Uri terror attack: In Bihar, blind father loses his second son

This is not the first such tragedy to hit the Singh family — in 1986, Jagnarain’s eldest son, Kamta Singh, a 23-year-old sepoy in the Indian Army, had died in a bomb blast in Bikaner.

Written by Santosh Singh | Raktu Tola (bhojpur) | Updated: September 20, 2016 12:17 pm
uri, uri attack, uri terror attack, army uri attack, indian army uri attack, PM modi, high-level meet, Indian Army men killed, Havildar Ashok Kumar Singh killed, uri attack jawans, jawans killed, indian express, india pakistan war, india new Jagnarain Singh (right), father of Havildar Ashok Kumar Singh. (Exptess Photo: Prashant Ravi)

Jagnarain Singh, 78, has been blind for the last 20 years. But now more than ever, he wishes he could see again. “I still have some strength left in me to fight Pakistan alongside the Indian Army to avenge my son’s death. The way terrorists slayed our soldiers, we should do the same,” said Jagnarain, father of Havildar Ashok Kumar Singh (44), who died in Sunday’s attack.

This is not the first such tragedy to hit the Singh family — in 1986, Jagnarain’s eldest son, Kamta Singh, a 23-year-old sepoy in the Indian Army, had died in a bomb blast in Bikaner.

The Singh family has sent many men to serve the country. Ashok’s eldest son, Vikas Singh, joined recently and is posted as a sepoy at the Danapur Cantonment. Ashok’s grandfather, Rajgrih Singh, and his two uncles, Shyam Narayan Singh and Ramvilas Singh, also served in the Army. Two of his nephews are in the Army as well.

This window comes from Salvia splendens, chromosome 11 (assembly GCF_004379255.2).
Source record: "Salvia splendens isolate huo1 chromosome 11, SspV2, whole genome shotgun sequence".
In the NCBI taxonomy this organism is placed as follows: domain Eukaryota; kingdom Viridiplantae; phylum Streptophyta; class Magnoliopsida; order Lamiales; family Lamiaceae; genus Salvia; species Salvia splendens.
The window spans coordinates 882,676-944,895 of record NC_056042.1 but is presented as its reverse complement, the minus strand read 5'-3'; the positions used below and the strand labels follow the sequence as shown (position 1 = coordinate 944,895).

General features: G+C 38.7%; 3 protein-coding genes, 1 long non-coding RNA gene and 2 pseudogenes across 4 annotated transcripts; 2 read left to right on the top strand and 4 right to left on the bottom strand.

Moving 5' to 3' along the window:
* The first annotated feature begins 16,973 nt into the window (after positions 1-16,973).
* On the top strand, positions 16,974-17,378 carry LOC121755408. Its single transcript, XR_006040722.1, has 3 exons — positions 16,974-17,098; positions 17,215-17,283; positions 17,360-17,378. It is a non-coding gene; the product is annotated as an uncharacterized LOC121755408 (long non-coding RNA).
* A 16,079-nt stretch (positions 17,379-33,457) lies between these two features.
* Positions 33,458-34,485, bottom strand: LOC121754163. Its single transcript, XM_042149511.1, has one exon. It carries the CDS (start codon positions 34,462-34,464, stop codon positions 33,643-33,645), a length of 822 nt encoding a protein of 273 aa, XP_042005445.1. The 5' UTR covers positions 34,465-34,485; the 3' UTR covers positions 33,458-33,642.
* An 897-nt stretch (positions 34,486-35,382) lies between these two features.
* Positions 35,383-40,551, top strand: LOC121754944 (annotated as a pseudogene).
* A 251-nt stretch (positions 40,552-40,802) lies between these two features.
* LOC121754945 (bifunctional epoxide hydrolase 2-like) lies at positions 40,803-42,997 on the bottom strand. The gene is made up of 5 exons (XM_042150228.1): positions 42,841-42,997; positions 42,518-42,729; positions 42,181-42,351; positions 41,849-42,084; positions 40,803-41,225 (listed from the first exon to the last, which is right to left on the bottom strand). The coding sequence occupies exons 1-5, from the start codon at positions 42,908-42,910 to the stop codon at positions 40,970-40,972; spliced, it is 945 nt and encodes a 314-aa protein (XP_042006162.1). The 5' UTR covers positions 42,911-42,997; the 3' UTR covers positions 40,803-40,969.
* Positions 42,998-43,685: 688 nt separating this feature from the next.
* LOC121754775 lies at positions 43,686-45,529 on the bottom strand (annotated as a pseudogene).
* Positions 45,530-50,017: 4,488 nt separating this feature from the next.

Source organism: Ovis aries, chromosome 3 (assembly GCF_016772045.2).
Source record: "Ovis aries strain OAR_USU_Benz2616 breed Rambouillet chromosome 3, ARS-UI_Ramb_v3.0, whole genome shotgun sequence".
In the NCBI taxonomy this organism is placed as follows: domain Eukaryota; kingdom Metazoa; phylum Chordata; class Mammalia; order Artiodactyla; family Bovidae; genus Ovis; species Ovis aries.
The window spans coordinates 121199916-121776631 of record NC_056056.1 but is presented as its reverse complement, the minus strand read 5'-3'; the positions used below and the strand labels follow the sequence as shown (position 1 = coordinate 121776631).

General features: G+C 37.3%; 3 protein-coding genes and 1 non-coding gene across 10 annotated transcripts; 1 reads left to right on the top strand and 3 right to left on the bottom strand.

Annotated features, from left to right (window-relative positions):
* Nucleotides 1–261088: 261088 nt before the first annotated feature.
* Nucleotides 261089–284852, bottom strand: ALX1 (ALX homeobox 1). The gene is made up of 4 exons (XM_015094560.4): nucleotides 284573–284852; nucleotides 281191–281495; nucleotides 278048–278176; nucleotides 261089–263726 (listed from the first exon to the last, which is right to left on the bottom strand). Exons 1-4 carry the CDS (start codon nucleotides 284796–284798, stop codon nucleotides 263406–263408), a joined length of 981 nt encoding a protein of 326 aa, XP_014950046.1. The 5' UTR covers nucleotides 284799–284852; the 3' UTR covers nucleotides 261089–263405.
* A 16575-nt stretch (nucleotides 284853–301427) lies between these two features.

But at the moment, anger runs deep in the household. Blaming the Centre for not doing enough to tackle terrorism, Jagnarain said, “This is the same government that talked of cutting the 10 heads of enemies to avenge the beheading of five Indian soldiers.”

The family was informed of Ashok’s death on Monday morning. Ever since news broke that many of those killed were from the Bihar Regiment, the family had been trying to contact him.

“He had just joined Uri after his battalion moved from Binnaguri (West Bengal). He had come home from July 14-29,” said Surendra Singh, a relative.

Ashok had left his wife Sangeeta at their village in Bihar, promising to take her with him once he got accommodation at his new posting. Ashok’s youngest son, Vishal, is studying in a college in Ara. The Singh family owns a total of three bighas of land.

As villagers and government officials gathered at their single-storey pucca house, Ashok’s wife Sangeeta and mother Rajmunna Devi were inconsolable.

Sangeeta said she had spoken to Ashok three days ago, and he seemed excited at the new challenging posting.

Jitendra Singh, a villager, said, “Ashok joined the Army in 1992 and had decided to settle in the village after his retirement. He would always encourage youths to join the Army.”